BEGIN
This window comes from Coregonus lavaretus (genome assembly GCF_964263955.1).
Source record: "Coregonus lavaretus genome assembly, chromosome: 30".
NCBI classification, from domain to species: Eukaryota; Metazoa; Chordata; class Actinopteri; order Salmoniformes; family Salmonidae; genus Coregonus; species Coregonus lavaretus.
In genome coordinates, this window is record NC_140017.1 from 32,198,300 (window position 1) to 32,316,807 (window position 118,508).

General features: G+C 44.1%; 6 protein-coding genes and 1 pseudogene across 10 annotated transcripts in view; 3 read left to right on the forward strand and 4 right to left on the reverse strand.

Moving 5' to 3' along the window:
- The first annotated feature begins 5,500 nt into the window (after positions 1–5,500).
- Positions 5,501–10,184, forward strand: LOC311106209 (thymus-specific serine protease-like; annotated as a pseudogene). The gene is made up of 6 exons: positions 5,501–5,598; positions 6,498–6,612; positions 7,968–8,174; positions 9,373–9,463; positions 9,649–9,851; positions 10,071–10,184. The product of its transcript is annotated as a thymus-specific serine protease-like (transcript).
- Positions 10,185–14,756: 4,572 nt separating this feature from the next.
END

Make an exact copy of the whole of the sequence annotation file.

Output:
This window comes from Coregonus lavaretus (genome assembly GCF_964263955.1).
Source record: "Coregonus lavaretus genome assembly, chromosome: 30".
NCBI classification, from domain to species: Eukaryota; Metazoa; Chordata; class Actinopteri; order Salmoniformes; family Salmonidae; genus Coregonus; species Coregonus lavaretus.
In genome coordinates, this window is record NC_140017.1 from 32,198,300 (window position 1) to 32,316,807 (window position 118,508).

General features: G+C 44.1%; 6 protein-coding genes and 1 pseudogene across 10 annotated transcripts in view; 3 read left to right on the forward strand and 4 right to left on the reverse strand.

Moving 5' to 3' along the window:
- The first annotated feature begins 5,500 nt into the window (after positions 1–5,500).
- Positions 5,501–10,184, forward strand: LOC311106209 (thymus-specific serine protease-like; annotated as a pseudogene). The gene is made up of 6 exons: positions 5,501–5,598; positions 6,498–6,612; positions 7,968–8,174; positions 9,373–9,463; positions 9,649–9,851; positions 10,071–10,184. The product of its transcript is annotated as a thymus-specific serine protease-like (transcript).
- Positions 10,185–14,756: 4,572 nt separating this feature from the next.